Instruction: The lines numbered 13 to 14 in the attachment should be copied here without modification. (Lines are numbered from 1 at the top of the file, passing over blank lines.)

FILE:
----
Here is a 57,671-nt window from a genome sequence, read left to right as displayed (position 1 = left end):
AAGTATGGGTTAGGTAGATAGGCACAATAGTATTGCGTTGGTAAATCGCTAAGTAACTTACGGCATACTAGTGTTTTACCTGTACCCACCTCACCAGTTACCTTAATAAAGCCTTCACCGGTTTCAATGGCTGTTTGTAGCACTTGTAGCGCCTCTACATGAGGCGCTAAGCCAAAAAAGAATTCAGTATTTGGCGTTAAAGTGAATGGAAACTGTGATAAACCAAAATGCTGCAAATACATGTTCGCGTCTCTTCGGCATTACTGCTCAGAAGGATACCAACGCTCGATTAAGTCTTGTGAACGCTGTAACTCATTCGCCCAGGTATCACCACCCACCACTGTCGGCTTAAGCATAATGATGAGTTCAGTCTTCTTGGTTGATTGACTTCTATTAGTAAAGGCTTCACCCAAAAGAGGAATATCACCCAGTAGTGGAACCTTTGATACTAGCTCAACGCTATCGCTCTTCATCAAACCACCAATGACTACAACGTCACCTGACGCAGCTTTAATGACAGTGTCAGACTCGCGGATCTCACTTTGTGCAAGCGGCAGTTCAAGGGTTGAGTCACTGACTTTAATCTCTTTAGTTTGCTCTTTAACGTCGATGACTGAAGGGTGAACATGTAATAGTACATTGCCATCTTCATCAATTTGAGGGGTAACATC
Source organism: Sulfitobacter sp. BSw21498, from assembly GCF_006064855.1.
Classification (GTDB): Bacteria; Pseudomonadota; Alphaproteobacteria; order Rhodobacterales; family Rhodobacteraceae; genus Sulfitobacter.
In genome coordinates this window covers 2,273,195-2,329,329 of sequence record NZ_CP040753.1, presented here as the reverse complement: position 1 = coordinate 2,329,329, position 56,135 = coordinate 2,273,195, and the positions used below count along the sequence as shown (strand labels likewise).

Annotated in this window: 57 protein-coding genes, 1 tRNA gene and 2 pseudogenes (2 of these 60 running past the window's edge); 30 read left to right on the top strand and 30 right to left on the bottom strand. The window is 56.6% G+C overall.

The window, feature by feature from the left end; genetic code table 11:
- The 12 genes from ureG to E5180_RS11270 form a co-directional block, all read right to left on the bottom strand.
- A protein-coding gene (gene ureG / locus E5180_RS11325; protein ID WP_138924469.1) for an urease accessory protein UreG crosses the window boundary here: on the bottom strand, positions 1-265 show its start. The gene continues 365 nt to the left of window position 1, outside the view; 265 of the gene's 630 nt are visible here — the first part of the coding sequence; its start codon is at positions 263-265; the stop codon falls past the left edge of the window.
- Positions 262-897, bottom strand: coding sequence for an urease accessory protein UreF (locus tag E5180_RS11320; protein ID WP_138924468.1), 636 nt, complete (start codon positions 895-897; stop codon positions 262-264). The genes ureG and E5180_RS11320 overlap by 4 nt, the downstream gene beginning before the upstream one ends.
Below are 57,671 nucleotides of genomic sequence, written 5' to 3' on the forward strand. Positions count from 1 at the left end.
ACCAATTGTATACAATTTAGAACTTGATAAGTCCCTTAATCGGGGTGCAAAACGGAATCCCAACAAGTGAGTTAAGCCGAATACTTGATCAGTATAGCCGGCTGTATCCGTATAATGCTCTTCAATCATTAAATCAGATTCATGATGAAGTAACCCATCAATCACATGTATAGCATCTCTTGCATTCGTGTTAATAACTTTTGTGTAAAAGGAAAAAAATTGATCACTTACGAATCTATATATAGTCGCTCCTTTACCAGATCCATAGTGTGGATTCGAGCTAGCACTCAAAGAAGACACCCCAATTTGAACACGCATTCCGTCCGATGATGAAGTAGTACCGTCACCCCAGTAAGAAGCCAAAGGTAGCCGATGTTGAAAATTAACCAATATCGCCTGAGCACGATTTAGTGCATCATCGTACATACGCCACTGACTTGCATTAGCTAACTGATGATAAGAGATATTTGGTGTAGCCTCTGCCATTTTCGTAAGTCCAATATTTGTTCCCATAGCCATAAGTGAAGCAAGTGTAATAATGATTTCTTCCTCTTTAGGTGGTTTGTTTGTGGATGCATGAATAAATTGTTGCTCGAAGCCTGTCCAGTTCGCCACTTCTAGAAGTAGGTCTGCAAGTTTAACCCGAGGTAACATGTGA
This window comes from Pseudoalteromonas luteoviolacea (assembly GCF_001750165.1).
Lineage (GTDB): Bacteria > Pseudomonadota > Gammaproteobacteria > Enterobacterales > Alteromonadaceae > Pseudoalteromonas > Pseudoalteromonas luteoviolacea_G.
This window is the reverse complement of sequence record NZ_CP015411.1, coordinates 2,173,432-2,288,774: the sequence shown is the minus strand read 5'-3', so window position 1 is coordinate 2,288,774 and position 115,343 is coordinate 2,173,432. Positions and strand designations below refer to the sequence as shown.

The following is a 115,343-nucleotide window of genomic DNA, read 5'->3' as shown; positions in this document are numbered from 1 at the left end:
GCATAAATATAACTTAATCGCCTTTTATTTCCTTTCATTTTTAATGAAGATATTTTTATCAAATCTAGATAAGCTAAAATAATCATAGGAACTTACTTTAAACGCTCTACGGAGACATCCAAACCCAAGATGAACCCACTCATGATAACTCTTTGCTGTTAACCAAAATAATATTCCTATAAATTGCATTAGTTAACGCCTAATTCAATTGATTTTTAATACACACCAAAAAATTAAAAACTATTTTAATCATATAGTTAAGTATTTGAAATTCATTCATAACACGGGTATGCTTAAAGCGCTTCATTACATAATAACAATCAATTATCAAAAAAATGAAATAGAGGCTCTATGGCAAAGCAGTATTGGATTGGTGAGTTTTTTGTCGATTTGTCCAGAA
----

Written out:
This window comes from Pseudoalteromonas luteoviolacea (assembly GCF_001750165.1).
Lineage (GTDB): Bacteria > Pseudomonadota > Gammaproteobacteria > Enterobacterales > Alteromonadaceae > Pseudoalteromonas > Pseudoalteromonas luteoviolacea_G.